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Tommaso DorigoRSS Feed of this column.

Tommaso Dorigo is an experimental particle physicist, who works for the INFN at the University of Padova, and collaborates with the CMS and the SWGO experiments. He is the president of the Read More »

Yesterday I profited of the kindness of Cesar Ocampo, the site manager of the Parque Astronomico near San Pedro de Atacama, in northern Chile, to visit a couple of places that the SWGO collaboration is considering as the site of a large array of particle detectors meant to study ultra-high-energy gamma rays from the sky. 

SWGO and cosmic ray showers
Yesterday I visited a high school in Venice to deliver a lecture on particle physics, and to invite the participating students to take part in an art and science contest. This is part of the INFN "Art and Science across Italy" project, which has reached its fourth edition, organizes art exhibits with the students' creations in several cities across Italy. The best works are then selected for a final exhibit in Naples, and the 24 winners are offered a week-long visit to the CERN laboratories in Geneva, Switzerland.
I just finished reading a very nice piece on the Guardian, written by my friend and ex colleague Eleni Petrakou, who collaborated with me in the CMS experiment at CERN and is now a scientific writer. The topic is the disruptive effect that the war in Ukraine has caused to scientific collaboration. I urge you to read it if the matter is of any interest to you.
It rarely happens to play a regular chess game with no clear mistakes. When the game is a blitz one, though, this is exceedingly rare. A blitz game is one where both players have 5 minutes to make all their moves, and the first who runs out of time automatically loses (provided the opponent realizes it).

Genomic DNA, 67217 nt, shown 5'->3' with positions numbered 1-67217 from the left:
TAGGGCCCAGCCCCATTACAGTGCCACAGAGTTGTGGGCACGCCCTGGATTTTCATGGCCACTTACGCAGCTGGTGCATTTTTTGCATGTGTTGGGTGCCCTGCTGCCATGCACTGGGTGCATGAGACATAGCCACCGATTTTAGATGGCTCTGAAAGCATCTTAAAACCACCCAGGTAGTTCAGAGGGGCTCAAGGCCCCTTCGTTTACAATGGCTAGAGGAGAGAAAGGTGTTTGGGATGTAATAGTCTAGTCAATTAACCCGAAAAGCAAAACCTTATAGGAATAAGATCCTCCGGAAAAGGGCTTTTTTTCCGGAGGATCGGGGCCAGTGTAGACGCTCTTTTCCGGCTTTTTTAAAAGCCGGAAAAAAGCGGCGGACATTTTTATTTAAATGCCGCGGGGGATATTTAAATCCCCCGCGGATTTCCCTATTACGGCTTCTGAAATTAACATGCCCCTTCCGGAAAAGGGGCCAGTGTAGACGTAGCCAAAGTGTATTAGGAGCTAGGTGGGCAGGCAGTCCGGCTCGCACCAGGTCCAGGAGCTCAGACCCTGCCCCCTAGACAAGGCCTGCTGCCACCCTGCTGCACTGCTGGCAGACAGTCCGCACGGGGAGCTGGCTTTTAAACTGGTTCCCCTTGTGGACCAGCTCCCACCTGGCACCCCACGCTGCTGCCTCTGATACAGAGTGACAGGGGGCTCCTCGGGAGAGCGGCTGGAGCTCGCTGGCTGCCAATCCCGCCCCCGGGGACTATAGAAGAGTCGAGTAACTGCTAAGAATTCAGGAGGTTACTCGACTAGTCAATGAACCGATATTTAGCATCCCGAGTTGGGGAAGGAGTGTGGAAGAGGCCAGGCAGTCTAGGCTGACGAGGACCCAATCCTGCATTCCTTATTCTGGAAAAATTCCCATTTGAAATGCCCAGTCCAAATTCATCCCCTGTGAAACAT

Because of the very short time to make decisions, blitz chess games are an adrenaline-producing, intense brain activity. So much so that when people talk to me during a blitz game I simply do not record the words they speak, for the whole duration of the game; after the end, I often find myself reckoning with a buffer of words that by then have no meaning anymore. 
Another year just started, and this is as good a time as any to line up a few wishes. Not a bucket list, nor a "will do" set of destined-to-fail propositions. It is painful to have to reckon with the failure of our strength of will, so I'd say it is better to avoid that. Rather, it is a good exercise to put together a list of things that we would like to happen, and over which we have little or no control: it is much safer as we won't feel guilty if these wishes do not come true. 
A long while ago (my gosh, 13 years!!) I wrote on this site a two-post piece titled "Five Tips for Particle Physics Ph.D. Wannabes". At 43 years of age, I felt confident that I could look back to some experience gathered while being a Ph.D. myself, and later on while advising others. I believe the few advices I put together there are still mostly valid today. Have a look if you are a grad student in search for tips!